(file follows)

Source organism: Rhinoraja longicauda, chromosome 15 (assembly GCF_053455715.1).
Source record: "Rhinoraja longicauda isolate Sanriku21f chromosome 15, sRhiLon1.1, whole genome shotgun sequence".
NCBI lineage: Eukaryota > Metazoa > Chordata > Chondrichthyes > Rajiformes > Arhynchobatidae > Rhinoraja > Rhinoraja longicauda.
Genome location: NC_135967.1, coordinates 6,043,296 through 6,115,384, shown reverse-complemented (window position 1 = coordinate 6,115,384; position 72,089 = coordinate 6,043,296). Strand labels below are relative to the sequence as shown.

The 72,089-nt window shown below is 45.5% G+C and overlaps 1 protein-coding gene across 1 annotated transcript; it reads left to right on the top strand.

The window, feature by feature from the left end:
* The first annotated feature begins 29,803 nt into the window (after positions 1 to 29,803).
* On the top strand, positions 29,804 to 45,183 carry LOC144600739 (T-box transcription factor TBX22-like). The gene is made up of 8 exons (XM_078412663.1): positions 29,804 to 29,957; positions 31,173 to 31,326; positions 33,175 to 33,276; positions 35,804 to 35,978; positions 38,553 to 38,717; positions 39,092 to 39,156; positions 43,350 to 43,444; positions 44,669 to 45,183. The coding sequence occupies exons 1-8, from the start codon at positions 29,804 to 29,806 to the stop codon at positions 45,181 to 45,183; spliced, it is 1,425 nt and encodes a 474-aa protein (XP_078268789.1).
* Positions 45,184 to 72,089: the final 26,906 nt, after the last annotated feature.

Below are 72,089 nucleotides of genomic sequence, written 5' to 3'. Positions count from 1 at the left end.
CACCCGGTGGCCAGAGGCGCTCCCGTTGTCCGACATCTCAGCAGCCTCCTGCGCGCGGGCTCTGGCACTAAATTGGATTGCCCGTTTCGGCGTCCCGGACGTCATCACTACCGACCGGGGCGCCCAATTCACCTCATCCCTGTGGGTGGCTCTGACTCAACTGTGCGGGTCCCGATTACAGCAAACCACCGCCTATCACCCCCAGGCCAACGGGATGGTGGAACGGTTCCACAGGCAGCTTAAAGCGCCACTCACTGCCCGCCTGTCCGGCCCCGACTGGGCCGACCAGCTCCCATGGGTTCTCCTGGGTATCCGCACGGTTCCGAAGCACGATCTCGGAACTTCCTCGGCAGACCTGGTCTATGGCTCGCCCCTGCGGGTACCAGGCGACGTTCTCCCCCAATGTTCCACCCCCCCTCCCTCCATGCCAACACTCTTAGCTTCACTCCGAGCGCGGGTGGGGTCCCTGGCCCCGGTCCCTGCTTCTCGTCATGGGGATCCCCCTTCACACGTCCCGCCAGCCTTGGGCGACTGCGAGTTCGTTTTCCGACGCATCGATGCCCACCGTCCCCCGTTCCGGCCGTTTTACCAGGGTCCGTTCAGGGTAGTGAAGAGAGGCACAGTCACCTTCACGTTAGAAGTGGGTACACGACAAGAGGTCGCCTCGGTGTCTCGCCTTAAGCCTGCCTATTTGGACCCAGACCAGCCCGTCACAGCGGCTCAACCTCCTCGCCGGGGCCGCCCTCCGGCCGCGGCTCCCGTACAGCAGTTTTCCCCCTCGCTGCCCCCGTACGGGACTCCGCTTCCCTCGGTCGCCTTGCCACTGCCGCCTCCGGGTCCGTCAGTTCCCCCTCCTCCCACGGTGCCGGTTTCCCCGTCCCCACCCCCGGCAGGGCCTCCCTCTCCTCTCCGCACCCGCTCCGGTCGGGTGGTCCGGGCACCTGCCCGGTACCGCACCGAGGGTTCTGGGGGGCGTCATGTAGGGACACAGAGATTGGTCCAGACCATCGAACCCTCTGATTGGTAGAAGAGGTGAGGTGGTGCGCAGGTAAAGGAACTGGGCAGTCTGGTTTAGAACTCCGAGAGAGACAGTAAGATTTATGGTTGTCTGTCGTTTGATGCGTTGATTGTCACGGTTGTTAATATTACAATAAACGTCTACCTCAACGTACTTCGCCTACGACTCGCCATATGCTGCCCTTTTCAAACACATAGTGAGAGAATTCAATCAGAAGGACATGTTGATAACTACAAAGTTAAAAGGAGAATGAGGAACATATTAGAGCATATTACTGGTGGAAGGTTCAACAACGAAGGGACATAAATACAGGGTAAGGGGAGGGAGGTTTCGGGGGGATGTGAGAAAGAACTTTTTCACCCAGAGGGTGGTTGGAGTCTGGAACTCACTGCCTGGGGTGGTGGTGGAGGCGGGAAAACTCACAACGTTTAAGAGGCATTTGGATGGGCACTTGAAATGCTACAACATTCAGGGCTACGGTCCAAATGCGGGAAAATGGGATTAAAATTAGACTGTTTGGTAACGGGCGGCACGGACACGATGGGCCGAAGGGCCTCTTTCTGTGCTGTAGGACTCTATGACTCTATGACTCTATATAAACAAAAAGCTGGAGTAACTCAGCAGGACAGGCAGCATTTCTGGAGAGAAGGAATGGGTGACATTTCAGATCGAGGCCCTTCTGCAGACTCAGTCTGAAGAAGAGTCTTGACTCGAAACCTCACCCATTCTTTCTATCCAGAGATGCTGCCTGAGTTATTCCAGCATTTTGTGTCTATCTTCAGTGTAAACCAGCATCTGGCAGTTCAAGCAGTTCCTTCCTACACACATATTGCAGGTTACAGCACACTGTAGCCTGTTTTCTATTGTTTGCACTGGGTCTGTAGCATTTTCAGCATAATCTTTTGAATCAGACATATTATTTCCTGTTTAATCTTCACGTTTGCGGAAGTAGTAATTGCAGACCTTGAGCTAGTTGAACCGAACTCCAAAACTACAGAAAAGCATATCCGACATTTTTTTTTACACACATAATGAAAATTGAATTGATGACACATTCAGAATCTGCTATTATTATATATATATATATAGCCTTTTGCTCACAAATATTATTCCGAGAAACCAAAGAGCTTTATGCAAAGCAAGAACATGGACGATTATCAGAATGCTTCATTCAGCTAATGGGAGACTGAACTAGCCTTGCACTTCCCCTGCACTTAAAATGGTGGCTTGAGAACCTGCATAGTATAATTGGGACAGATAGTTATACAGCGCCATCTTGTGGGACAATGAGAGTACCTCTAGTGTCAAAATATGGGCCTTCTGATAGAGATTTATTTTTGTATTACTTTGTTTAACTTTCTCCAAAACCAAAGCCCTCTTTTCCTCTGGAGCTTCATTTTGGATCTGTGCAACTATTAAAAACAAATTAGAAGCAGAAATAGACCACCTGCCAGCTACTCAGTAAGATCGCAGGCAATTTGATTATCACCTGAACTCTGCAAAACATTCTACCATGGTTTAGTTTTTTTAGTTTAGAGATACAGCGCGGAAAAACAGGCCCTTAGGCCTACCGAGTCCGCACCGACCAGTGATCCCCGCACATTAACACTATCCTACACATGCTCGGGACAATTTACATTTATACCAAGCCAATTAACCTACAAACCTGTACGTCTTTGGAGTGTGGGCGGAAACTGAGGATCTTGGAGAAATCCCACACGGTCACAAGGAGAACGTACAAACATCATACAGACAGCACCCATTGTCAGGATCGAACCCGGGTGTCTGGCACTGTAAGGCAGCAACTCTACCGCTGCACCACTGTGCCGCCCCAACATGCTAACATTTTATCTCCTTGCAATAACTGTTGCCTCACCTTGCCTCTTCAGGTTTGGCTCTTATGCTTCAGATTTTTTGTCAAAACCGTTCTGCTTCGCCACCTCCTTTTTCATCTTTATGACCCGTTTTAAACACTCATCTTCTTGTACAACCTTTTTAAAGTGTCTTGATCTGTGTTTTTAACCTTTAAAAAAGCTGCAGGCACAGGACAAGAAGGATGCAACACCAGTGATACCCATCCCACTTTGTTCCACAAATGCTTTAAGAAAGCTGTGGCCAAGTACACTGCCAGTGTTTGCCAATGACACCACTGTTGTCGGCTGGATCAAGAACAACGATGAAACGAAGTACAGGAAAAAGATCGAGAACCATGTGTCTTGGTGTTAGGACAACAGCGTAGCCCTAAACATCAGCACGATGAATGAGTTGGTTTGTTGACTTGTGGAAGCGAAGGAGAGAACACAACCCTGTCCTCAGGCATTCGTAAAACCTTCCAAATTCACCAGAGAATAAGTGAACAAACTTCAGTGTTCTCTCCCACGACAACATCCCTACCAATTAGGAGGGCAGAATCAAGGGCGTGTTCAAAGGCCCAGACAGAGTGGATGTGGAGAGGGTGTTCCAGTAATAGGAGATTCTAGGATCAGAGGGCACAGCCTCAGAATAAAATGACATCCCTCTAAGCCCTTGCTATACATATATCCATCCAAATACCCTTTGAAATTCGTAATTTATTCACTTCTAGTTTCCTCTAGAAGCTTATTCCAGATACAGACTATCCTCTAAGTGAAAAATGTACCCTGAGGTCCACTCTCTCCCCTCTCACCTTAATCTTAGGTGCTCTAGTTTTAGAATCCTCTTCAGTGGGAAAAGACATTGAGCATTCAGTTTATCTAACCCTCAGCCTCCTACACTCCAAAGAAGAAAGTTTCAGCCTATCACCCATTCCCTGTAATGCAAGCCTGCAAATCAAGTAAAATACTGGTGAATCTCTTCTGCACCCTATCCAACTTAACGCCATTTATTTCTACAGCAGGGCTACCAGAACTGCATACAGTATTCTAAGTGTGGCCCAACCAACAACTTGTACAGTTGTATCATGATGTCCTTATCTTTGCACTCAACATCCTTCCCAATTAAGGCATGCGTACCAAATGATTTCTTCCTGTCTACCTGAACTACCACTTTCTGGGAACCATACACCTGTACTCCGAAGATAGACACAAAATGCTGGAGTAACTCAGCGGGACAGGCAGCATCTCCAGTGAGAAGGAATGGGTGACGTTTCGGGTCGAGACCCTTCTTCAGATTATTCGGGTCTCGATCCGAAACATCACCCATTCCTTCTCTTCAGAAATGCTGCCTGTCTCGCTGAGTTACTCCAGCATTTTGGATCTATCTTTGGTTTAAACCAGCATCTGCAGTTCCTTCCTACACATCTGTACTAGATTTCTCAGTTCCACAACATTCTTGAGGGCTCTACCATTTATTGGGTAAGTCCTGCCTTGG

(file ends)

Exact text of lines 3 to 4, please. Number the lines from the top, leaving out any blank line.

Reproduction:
NCBI lineage: Eukaryota > Metazoa > Chordata > Chondrichthyes > Rajiformes > Arhynchobatidae > Rhinoraja > Rhinoraja longicauda.
Genome location: NC_135967.1, coordinates 6,043,296 through 6,115,384, shown reverse-complemented (window position 1 = coordinate 6,115,384; position 72,089 = coordinate 6,043,296). Strand labels below are relative to the sequence as shown.